↑ comment by Yossarian ·
2013-04-08T19:19:07.416Z · LW(p) · GW(p)
The quote struck me as a poetic way of affirming the general importance of metacognition - a reminder that we are at the center of everything we do, and therefore investing in self improvement is an investment with a multiplier effect. I admit though this may be adding my own meaning that doesn't exist in the quote's context.
I've always seen that whole speech as a pretty good example of reasoning from the wrong premises: Henry V makes the argument that God will decide the outcome of the battle and so if given the opportunity to have more Englishmen fighting along side them, he would choose to fight without them since then he gets more glory for winning a harder fight and if they lose then fewer will have died. Of course he doesn't take this to the logical conclusion and go out and fight alone, but I guess Shakespeare couldn't have pushed history quite that far.
Rewatching Branagh's version recently, I keyed in on a different aspect. In his speech, Henry describes in detail all the glory and status the survivors of the battle will enjoy for the rest of their lives, while (of course) totally downplaying the fact that few of them can expect to collect on that reward. He's making a cost/benefit calculation for them and leaning heavily on the scale in the process.
Contrast with similar inspiring military speeches:
William Wallace says, "Fight and you may die. Run and you may live...for awhile. And dying in your beds, many years from now, would you be willin' to trade ALL the days, from this day to that, for one chance, just one chance, to come back here and tell our enemies that they may take our lives, but they'll never take our freedom!" He's saying essentially the same thing as Henry, but framing it as a loss instead of a gain. Where Henry tells his soldiers what they'll gain from fighting, Wallace tells them what they'll lose if they don't. Perhaps it's telling that, unlike Henry, he doesn't get very specific. It might've been an opportunity for someone in the ranks to run a thought experiment, "What specific aspects of my life will be measurably different if we have 'freedom' versus if we don't have 'freedom'? What exactly AM I trading ALL the days for? And if I magically had that thing without the cost of potentially dying, what would my preferences be then?" Or to just notice their confusion and be able to recognize they were being loss averse and without the ability to define exactly what they were averse to losing.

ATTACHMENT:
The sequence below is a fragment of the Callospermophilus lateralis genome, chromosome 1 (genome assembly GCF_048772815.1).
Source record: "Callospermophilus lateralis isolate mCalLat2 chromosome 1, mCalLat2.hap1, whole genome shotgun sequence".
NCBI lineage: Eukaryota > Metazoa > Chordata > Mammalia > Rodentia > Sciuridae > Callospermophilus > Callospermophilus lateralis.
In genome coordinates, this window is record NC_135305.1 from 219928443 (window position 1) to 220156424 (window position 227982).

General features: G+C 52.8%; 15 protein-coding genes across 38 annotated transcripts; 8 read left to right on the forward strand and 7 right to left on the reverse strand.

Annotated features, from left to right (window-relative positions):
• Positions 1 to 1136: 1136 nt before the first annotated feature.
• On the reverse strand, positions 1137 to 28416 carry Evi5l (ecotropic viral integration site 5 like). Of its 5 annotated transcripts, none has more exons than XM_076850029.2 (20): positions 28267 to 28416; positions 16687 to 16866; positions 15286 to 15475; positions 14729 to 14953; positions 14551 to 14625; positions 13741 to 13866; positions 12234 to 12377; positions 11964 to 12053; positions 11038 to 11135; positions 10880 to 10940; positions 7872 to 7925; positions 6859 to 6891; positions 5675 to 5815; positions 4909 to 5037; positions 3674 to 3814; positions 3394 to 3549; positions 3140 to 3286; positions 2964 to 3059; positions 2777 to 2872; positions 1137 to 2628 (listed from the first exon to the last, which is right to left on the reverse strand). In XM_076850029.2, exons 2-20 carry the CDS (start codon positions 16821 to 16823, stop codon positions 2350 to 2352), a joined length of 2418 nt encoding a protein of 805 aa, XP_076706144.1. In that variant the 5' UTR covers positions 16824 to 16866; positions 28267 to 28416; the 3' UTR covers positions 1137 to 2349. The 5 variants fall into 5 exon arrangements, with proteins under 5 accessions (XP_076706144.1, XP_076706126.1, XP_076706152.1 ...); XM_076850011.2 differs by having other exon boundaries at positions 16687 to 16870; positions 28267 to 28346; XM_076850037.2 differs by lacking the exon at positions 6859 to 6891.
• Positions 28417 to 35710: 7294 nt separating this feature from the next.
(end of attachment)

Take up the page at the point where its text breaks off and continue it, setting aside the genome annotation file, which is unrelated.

Meanwhile, Maximus tells his troops, "What you do in life echoes in eternity." He's more honest and direct about the probability that you're going to die, but also reminds you that the cost/benefit analysis extends beyond your own life, the implication being that your 'honor' (reputation) affects your placement in the afterlife and (probably of more consequence) the well being of your family after your death. Life is an iterated game and sometimes you have to defect (or cooperate?) so that your children get to play at all.
And lastly, Patton says, "No bastard ever won a war by dying for his country. He won it by making the other poor, dumb bastard die for his." He explicitly rejects the entire 'die for your country' framing and foists it wholly onto the enemy. It's his version of "The enemy's gate is down." He's not telling you you're not going to die, but at least he's not trying to convince you that your death is somehow a good or necessary thing.
When taken in this company, Henry actually comes across more like a villain. Of all of them, he's appealing to their desire to achieve rational interests in an irrational way without being at all upfront about their odds of actually getting what he's promising them.